1911 Encyclopædia Britannica/Tyrrell, Sir James

From Wikisource
Jump to navigation Jump to search

TYRRELL, SIR JAMES (d. 1502), the supposed murderer of the English king Edward V., and of his brother Richard, duke of York, was a son of William Tyrrell and a grandson of Sir John Tyrrell (d. c. 1437), who was treasurer of the royal household and was on three occasions Speaker of the House of Commons. The family is said to descend from Walter Tirel, the murderer of William Rufus. During the Wars of the Roses James Tyrrell fought for the Yorkists; in 1471 he was knighted; and in 1477 he was member of parliament for Cornwall. With regard to his share in the murder of the prince in 1483 he appears to have been selected by Richard III. and sent to the Tower of London, where he supervised the crime which was carried out by his subordinates. Afterwards he received several appointments from Richard and was sent to Flanders. He was also employed by Henry VII. and was made governor of Guisnes, but he seems to have incurred the king's displeasure through his friendship with Edmund de la Pole, earl of Suffolk. Having been treacherously seized he was conveyed to England and was executed on the "6th of May 1502. Just before his death he made a confession about the murder of the princes.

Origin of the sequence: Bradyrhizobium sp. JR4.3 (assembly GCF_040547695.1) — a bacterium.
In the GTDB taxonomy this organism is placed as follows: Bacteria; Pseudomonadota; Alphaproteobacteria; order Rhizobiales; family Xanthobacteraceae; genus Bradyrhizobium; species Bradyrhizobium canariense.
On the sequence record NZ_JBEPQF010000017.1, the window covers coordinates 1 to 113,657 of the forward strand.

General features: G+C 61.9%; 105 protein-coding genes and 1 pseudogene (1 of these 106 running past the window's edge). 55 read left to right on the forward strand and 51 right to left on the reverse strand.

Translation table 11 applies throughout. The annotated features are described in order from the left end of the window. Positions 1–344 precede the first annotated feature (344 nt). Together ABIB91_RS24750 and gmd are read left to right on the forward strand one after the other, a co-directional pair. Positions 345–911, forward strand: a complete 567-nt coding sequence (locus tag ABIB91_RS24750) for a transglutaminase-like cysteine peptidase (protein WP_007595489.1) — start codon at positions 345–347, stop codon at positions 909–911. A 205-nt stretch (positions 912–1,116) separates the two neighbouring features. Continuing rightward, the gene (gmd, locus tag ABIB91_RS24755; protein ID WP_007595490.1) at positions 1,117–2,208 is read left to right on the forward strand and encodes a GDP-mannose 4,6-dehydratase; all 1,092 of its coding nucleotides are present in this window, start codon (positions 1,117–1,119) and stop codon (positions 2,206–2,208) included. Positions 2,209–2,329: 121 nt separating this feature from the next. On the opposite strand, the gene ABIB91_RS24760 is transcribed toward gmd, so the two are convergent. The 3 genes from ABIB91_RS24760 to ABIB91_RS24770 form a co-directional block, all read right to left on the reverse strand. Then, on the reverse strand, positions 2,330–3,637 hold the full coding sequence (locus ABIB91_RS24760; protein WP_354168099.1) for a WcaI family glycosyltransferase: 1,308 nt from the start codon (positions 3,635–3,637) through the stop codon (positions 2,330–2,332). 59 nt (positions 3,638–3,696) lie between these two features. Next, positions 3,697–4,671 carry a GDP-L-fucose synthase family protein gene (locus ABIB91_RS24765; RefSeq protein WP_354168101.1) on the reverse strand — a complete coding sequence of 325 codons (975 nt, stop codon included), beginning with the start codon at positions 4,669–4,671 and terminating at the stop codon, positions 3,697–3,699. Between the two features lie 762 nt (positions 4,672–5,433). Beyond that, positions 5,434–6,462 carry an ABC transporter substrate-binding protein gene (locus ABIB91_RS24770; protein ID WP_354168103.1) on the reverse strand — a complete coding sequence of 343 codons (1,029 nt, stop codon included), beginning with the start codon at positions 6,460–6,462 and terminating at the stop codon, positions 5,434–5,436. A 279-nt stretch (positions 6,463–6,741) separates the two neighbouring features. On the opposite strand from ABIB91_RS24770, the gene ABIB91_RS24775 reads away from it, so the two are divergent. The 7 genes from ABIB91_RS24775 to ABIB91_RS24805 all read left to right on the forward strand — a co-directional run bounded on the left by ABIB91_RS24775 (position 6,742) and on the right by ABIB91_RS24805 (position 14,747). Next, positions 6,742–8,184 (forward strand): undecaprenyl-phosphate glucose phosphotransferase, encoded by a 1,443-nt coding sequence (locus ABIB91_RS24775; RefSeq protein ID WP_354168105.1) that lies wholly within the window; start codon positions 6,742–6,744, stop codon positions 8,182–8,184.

Members of the same family were Sir Thomas Tyrrell (1594-1672), justice of the common pleas under Charles II., and Anthony Tyrrell (1552-c. 1610), a Roman Catholic priest and spy, who afterwards became a clergyman of the Church of England.